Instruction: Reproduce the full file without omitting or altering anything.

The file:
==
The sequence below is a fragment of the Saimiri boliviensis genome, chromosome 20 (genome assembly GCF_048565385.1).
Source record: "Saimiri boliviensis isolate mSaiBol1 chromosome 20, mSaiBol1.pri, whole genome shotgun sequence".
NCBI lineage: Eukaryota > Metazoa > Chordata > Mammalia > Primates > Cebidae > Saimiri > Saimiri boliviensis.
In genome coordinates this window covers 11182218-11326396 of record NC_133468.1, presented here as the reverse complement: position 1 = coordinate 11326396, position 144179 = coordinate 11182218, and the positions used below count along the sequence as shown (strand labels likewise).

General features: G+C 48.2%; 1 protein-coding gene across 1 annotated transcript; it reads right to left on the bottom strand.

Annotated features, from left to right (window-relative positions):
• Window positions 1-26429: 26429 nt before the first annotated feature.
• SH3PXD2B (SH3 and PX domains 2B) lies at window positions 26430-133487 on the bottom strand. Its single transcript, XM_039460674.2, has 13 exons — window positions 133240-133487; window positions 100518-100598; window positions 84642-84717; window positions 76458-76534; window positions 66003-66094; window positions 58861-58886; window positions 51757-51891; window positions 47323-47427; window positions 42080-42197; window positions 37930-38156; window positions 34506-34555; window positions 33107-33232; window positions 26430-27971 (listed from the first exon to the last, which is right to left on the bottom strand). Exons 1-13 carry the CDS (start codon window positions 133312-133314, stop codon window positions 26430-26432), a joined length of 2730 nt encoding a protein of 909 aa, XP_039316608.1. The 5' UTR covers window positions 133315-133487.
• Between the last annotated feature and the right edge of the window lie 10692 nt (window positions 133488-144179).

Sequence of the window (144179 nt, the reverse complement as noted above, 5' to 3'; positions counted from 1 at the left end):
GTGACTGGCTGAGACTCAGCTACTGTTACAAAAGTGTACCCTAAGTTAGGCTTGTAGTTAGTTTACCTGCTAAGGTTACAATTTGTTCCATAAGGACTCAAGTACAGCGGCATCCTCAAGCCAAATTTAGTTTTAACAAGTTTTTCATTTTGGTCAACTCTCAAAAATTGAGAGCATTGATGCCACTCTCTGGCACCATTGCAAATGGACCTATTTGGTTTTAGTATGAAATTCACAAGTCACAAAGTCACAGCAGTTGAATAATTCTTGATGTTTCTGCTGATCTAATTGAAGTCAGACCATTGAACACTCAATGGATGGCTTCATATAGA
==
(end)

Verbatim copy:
The sequence below is a fragment of the Saimiri boliviensis genome, chromosome 20 (genome assembly GCF_048565385.1).
Source record: "Saimiri boliviensis isolate mSaiBol1 chromosome 20, mSaiBol1.pri, whole genome shotgun sequence".
NCBI lineage: Eukaryota > Metazoa > Chordata > Mammalia > Primates > Cebidae > Saimiri > Saimiri boliviensis.
In genome coordinates this window covers 11182218-11326396 of record NC_133468.1, presented here as the reverse complement: position 1 = coordinate 11326396, position 144179 = coordinate 11182218, and the positions used below count along the sequence as shown (strand labels likewise).

General features: G+C 48.2%; 1 protein-coding gene across 1 annotated transcript; it reads right to left on the bottom strand.

Annotated features, from left to right (window-relative positions):
• Window positions 1-26429: 26429 nt before the first annotated feature.
• SH3PXD2B (SH3 and PX domains 2B) lies at window positions 26430-133487 on the bottom strand. Its single transcript, XM_039460674.2, has 13 exons — window positions 133240-133487; window positions 100518-100598; window positions 84642-84717; window positions 76458-76534; window positions 66003-66094; window positions 58861-58886; window positions 51757-51891; window positions 47323-47427; window positions 42080-42197; window positions 37930-38156; window positions 34506-34555; window positions 33107-33232; window positions 26430-27971 (listed from the first exon to the last, which is right to left on the bottom strand). Exons 1-13 carry the CDS (start codon window positions 133312-133314, stop codon window positions 26430-26432), a joined length of 2730 nt encoding a protein of 909 aa, XP_039316608.1. The 5' UTR covers window positions 133315-133487.
• Between the last annotated feature and the right edge of the window lie 10692 nt (window positions 133488-144179).

Sequence of the window (144179 nt, the reverse complement as noted above, 5' to 3'; positions counted from 1 at the left end):
GTGACTGGCTGAGACTCAGCTACTGTTACAAAAGTGTACCCTAAGTTAGGCTTGTAGTTAGTTTACCTGCTAAGGTTACAATTTGTTCCATAAGGACTCAAGTACAGCGGCATCCTCAAGCCAAATTTAGTTTTAACAAGTTTTTCATTTTGGTCAACTCTCAAAAATTGAGAGCATTGATGCCACTCTCTGGCACCATTGCAAATGGACCTATTTGGTTTTAGTATGAAATTCACAAGTCACAAAGTCACAGCAGTTGAATAATTCTTGATGTTTCTGCTGATCTAATTGAAGTCAGACCATTGAACACTCAATGGATGGCTTCATATAGA